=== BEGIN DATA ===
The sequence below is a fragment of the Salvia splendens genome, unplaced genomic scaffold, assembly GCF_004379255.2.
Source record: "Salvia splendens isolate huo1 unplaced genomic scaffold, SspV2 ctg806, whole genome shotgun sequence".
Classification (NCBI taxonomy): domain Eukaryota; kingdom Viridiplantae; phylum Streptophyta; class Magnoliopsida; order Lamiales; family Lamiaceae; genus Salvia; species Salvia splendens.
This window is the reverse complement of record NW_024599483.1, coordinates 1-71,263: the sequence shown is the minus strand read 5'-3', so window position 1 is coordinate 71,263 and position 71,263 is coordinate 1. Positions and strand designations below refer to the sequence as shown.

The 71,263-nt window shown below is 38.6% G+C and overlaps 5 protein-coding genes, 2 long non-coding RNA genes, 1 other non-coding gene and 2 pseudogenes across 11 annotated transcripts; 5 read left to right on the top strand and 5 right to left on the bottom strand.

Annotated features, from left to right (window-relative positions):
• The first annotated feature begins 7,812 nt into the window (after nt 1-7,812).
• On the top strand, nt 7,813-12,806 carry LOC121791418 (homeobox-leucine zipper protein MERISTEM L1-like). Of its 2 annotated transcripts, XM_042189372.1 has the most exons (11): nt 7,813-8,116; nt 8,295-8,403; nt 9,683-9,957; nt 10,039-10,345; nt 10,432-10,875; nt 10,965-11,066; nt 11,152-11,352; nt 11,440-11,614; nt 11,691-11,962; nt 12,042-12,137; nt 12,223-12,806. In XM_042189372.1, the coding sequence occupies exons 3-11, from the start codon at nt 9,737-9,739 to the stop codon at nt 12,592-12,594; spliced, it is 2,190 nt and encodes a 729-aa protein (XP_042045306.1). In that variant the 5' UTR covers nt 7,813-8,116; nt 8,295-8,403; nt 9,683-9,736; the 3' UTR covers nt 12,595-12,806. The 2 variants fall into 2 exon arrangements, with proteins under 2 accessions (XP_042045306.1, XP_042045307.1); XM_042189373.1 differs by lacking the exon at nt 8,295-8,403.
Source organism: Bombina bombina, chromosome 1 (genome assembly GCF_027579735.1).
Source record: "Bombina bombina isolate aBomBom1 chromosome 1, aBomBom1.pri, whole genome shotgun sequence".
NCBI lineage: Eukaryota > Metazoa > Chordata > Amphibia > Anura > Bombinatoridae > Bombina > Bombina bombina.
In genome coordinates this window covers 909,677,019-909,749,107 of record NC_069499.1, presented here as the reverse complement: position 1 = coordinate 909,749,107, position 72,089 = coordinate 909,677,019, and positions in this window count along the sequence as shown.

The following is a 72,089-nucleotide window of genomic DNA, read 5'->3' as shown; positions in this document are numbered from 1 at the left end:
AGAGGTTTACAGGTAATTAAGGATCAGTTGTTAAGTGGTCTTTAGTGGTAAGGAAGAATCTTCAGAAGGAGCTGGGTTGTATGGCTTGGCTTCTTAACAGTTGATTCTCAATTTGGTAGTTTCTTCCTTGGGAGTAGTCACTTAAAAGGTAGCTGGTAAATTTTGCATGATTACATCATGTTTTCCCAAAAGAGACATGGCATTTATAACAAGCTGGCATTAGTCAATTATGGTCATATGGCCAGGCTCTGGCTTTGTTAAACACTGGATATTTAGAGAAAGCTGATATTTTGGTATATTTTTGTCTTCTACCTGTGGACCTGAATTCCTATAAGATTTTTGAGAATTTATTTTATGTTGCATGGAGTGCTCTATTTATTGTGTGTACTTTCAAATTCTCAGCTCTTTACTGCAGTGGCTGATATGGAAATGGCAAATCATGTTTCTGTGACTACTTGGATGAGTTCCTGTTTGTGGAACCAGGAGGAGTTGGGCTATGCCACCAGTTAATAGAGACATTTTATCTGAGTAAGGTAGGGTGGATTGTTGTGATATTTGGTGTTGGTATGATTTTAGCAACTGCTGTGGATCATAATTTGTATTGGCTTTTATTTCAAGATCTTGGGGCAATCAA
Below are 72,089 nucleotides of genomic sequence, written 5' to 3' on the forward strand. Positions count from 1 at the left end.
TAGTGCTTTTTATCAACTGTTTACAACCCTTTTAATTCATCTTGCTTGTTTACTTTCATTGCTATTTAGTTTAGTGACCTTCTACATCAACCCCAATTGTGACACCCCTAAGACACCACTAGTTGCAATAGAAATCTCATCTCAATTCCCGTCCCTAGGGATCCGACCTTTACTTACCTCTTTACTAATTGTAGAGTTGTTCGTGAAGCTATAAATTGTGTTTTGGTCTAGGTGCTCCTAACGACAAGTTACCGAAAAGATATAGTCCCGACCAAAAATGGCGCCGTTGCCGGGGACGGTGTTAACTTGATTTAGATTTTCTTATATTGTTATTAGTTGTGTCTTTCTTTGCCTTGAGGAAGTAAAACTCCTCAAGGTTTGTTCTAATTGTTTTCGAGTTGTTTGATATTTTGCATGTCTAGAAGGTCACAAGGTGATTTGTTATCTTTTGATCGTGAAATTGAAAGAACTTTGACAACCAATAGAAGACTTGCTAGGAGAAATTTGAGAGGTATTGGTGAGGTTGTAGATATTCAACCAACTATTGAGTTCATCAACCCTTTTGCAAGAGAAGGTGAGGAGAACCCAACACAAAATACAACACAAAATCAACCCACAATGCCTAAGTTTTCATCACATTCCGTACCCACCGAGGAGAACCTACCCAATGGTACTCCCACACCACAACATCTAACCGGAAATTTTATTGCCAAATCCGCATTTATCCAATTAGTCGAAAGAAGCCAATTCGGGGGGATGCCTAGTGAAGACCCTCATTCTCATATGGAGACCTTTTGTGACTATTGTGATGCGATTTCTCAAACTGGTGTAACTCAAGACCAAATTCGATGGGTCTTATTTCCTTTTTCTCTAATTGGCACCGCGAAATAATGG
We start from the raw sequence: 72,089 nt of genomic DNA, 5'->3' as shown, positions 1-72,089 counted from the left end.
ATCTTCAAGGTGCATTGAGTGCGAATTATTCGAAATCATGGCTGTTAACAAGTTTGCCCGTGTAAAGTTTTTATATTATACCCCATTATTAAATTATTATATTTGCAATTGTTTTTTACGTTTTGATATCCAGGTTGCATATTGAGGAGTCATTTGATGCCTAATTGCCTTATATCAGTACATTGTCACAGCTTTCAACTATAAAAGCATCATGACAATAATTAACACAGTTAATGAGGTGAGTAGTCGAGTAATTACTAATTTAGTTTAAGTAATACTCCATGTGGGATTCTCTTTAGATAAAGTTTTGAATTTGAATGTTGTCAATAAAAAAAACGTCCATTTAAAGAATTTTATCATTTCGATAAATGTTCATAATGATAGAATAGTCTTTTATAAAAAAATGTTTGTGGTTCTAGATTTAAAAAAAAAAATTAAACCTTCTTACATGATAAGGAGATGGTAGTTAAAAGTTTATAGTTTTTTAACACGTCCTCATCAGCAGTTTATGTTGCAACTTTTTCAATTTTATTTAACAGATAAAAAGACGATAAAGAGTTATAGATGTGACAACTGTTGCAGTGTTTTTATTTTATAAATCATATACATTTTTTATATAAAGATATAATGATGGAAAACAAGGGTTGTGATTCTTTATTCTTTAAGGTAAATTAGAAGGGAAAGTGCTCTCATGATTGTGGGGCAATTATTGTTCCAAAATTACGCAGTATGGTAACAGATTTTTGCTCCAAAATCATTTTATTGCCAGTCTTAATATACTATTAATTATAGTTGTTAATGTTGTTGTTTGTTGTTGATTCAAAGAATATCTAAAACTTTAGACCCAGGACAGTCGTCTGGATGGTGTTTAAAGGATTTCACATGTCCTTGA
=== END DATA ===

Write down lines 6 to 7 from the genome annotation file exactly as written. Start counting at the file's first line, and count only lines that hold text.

Annotated features, from left to right (window-relative positions):
• The first annotated feature begins 7,812 nt into the window (after nt 1-7,812).